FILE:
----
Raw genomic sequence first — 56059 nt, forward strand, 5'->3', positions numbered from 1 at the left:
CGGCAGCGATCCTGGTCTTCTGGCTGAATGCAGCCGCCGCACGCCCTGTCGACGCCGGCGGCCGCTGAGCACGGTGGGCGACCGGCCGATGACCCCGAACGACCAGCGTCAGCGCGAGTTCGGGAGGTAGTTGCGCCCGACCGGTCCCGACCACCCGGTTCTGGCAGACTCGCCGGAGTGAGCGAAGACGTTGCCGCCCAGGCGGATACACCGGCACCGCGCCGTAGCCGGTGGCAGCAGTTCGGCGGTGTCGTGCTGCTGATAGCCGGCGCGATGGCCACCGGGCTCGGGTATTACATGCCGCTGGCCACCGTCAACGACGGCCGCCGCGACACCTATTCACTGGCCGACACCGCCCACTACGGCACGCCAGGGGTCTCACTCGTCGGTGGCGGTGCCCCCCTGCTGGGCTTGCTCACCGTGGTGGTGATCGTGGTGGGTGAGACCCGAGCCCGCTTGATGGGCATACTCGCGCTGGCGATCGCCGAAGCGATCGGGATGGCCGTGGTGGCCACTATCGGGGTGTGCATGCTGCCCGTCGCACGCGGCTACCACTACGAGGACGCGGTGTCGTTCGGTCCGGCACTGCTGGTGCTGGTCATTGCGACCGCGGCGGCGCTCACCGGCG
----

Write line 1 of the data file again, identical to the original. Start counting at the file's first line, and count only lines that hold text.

Raw genomic sequence first — 56059 nt, forward strand, 5'->3', positions numbered from 1 at the left: